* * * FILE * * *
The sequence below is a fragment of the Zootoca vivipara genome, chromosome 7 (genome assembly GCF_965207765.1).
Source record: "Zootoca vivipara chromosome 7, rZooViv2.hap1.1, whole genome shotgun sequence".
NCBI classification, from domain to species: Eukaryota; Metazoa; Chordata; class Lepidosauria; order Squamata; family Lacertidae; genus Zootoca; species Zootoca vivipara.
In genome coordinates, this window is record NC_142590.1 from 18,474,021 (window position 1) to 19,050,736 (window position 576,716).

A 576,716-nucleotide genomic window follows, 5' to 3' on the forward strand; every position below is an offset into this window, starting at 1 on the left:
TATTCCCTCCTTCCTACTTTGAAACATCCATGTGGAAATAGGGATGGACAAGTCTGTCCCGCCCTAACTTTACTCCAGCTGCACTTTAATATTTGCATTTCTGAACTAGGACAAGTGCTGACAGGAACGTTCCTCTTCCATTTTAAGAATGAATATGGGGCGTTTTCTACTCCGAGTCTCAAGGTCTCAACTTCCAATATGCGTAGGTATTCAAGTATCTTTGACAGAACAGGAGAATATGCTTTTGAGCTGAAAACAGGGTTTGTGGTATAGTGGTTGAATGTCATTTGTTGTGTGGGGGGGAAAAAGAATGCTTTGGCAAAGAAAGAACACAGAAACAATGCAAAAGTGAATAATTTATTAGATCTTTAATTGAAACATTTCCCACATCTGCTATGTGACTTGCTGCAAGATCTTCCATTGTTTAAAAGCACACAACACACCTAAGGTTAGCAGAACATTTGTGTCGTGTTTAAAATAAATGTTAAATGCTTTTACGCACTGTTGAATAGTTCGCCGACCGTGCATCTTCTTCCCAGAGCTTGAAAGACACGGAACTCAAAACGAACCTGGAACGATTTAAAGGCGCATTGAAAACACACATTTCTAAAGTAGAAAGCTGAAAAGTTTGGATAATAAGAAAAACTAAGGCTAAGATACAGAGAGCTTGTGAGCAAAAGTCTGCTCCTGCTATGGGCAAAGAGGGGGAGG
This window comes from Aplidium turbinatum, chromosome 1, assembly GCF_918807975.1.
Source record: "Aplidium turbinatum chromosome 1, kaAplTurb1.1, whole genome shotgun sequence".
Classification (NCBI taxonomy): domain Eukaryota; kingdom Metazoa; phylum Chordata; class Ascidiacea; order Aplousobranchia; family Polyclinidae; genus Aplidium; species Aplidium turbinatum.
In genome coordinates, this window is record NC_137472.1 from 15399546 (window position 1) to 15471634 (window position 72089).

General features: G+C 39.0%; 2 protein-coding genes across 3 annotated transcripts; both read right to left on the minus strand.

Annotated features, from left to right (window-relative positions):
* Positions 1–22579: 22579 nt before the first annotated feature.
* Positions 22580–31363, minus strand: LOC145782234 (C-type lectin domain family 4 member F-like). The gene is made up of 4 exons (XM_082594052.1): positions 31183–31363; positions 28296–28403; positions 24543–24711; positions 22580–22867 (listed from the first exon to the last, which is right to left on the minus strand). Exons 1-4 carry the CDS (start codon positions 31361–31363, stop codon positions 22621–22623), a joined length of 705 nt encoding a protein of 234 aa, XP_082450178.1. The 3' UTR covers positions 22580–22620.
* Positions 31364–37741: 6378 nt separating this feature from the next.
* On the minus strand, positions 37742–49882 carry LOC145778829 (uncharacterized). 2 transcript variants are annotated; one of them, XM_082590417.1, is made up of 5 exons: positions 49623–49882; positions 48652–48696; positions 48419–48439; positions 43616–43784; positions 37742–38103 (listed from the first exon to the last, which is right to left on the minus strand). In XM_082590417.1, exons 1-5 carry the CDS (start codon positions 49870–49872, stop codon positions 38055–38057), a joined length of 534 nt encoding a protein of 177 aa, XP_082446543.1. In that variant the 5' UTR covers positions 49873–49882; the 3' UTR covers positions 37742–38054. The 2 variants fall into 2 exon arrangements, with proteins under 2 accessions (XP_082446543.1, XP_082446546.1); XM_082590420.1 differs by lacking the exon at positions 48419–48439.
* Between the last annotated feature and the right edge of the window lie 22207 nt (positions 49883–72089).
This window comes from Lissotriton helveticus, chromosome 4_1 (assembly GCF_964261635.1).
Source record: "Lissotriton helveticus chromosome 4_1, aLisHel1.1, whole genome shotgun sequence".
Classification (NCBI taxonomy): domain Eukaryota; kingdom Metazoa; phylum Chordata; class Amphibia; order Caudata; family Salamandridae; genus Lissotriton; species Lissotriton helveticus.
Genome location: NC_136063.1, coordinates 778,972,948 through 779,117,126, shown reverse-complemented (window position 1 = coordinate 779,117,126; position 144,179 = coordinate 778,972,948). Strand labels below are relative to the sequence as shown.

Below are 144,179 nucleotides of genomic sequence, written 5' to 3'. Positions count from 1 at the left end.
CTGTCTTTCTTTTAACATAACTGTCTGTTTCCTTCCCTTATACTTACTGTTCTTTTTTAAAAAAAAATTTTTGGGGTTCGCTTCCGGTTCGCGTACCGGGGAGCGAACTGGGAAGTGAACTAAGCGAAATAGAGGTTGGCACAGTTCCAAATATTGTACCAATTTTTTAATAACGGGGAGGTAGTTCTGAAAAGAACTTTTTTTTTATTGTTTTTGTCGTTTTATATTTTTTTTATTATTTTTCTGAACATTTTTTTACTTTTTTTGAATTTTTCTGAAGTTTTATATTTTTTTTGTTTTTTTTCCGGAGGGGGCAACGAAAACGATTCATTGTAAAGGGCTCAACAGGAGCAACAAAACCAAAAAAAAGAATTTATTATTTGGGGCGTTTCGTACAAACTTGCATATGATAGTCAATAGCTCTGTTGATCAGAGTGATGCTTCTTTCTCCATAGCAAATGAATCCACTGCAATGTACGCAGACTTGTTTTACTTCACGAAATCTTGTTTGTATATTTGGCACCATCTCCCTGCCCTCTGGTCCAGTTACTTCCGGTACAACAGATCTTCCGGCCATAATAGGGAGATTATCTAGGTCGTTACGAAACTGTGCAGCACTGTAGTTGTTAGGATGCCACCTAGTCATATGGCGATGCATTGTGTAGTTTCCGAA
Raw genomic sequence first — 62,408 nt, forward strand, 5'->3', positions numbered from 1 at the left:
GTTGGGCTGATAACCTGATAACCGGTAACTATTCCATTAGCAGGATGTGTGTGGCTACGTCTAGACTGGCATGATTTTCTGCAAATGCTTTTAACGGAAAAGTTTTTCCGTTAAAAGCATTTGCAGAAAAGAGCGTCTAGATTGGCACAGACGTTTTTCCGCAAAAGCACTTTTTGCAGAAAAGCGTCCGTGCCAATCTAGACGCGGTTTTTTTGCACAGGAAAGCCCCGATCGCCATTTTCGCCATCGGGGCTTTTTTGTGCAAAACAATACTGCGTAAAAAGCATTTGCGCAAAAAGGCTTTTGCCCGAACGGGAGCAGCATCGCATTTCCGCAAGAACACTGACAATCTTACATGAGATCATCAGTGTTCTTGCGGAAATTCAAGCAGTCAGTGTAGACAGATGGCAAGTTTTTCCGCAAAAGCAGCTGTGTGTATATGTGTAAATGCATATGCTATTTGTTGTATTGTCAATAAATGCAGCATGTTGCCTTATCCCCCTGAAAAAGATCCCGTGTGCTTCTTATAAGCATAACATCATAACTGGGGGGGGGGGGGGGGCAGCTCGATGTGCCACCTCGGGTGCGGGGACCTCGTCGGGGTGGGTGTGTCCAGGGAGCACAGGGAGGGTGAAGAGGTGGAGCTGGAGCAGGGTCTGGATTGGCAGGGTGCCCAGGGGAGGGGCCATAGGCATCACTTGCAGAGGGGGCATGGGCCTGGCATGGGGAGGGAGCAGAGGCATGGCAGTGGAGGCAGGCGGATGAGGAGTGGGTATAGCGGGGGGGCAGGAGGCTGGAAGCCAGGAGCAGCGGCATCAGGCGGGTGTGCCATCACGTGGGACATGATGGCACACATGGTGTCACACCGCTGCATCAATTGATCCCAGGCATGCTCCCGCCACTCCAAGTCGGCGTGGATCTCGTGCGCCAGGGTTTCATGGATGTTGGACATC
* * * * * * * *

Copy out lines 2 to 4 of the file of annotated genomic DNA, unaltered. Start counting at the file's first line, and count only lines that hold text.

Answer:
Source record: "Zootoca vivipara chromosome 7, rZooViv2.hap1.1, whole genome shotgun sequence".
NCBI classification, from domain to species: Eukaryota; Metazoa; Chordata; class Lepidosauria; order Squamata; family Lacertidae; genus Zootoca; species Zootoca vivipara.
In genome coordinates, this window is record NC_142590.1 from 18,474,021 (window position 1) to 19,050,736 (window position 576,716).